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Whale carcass dug up from Australian beach over shark fears

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A massive humpback whale buried on a popular Australian beach after it washed up dead was being exhumed Monday because locals feared its rotting carcass was attracting sharks.

The 18-tonne animal came ashore entangled in fishing ropes last week at Nobbys Beach in holiday hotspot Port Macquarie on the New South Wales coast, 400 kilometres (240 miles) north of Sydney.

Authorities tried to drag the 12-metre (40-foot) whale back to sea, but gave up when it became caught on rocks.

With only a pedestrian pathway leading to the beach and no road access, the local council winched down a small digger to bury the dead creature.

But concerns that oil and decaying blubber were seeping into the ocean soon sparked a community backlash, with a spate of shark sightings close to shore ahead of school holidays, when beaches in the area are usually packed.

Under mounting pressure, the state government stepped in with enough cash to fund the removal of the decomposing animal.

A large crane was set up on the cliff edge Monday and mechanical excavators lowered to the sand, where they set about digging up the carcass and ripping it apart to be taken to a landfill site.

"We are using an excavator with big teeth on its bucket to actually cut the whale in pieces. It's quite a job," Port Macquarie council's environment director Matt Rogers told reporters.

"There are overseas experiences where whales have been taken off beaches... but nothing like we're seeing here with skip bins being winched up an escarpment, a crane reaching out 60 metres."

Surf school owner Wayne Hudson said locals were delighted the council had acted.

"The community got behind the idea of pulling out the whale carcass for a varied number of reasons and we went to council and respectfully asked for it to be removed," he told broadcaster ABC.

"Council listened and jumped on... everyone I've been speaking to in the community's just so stoked about it."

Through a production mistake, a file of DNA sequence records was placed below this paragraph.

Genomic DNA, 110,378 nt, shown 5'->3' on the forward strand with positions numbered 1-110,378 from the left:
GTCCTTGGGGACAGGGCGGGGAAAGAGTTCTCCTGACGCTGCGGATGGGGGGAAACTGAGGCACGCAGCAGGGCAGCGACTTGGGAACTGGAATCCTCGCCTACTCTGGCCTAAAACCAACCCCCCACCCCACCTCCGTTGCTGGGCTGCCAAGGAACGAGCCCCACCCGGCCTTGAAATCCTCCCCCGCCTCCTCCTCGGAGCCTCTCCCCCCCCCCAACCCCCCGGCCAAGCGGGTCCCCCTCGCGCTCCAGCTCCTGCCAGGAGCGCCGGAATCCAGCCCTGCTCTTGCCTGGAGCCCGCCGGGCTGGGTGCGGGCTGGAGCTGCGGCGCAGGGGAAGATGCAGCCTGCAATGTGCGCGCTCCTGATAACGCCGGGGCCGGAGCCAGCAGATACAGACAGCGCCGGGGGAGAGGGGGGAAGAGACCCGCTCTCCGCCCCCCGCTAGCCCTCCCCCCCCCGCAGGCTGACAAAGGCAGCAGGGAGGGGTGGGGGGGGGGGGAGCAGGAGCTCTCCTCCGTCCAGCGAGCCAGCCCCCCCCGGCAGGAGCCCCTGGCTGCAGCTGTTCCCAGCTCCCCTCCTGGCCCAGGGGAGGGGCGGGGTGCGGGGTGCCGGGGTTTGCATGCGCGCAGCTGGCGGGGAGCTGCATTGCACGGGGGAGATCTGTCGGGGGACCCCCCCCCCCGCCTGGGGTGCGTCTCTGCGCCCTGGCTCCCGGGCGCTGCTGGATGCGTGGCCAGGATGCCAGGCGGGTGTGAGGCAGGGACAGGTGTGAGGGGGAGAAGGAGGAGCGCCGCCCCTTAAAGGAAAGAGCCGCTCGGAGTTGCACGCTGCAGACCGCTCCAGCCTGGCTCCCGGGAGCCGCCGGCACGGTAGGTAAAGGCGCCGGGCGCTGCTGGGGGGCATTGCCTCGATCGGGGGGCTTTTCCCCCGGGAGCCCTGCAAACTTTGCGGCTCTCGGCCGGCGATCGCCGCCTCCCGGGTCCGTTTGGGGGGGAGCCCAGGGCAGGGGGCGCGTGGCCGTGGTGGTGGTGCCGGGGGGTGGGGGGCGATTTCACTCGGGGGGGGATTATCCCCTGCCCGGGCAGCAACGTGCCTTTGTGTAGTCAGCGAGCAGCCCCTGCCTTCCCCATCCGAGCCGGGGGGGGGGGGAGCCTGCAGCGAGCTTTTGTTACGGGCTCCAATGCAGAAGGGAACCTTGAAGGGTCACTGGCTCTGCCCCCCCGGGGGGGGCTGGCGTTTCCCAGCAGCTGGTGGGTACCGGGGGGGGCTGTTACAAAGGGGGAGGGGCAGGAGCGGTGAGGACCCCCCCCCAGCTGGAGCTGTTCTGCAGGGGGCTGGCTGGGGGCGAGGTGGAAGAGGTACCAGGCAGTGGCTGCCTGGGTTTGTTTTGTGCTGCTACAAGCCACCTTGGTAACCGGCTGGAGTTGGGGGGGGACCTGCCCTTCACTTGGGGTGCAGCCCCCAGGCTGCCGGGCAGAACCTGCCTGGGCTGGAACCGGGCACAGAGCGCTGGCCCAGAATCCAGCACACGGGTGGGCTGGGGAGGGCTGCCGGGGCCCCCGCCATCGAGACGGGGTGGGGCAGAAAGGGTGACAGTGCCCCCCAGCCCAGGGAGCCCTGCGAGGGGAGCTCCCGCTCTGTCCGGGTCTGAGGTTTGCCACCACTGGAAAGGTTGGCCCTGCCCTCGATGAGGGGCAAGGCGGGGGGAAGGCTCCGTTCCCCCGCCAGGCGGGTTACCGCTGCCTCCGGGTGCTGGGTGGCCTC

Each year humpback whales migrate north from the Antarctic to the warmer climate off Australia's north coast to mate and give birth.

A massive humpback whale buried on a popular Australian beach after it washed up dead was being exhumed Monday because locals feared its rotting carcass was attracting sharks.

The 18-tonne animal came ashore entangled in fishing ropes last week at Nobbys Beach in holiday hotspot Port Macquarie on the New South Wales coast, 400 kilometres (240 miles) north of Sydney.

Authorities tried to drag the 12-metre (40-foot) whale back to sea, but gave up when it became caught on rocks.

With only a pedestrian pathway leading to the beach and no road access, the local council winched down a small digger to bury the dead creature.

But concerns that oil and decaying blubber were seeping into the ocean soon sparked a community backlash, with a spate of shark sightings close to shore ahead of school holidays, when beaches in the area are usually packed.

Under mounting pressure, the state government stepped in with enough cash to fund the removal of the decomposing animal.

A large crane was set up on the cliff edge Monday and mechanical excavators lowered to the sand, where they set about digging up the carcass and ripping it apart to be taken to a landfill site.

“We are using an excavator with big teeth on its bucket to actually cut the whale in pieces. It’s quite a job,” Port Macquarie council’s environment director Matt Rogers told reporters.

“There are overseas experiences where whales have been taken off beaches… but nothing like we’re seeing here with skip bins being winched up an escarpment, a crane reaching out 60 metres.”

Surf school owner Wayne Hudson said locals were delighted the council had acted.

“The community got behind the idea of pulling out the whale carcass for a varied number of reasons and we went to council and respectfully asked for it to be removed,” he told broadcaster ABC.

“Council listened and jumped on… everyone I’ve been speaking to in the community’s just so stoked about it.”

Each year humpback whales migrate north from the Antarctic to the warmer climate off Australia’s north coast to mate and give birth.

AFP
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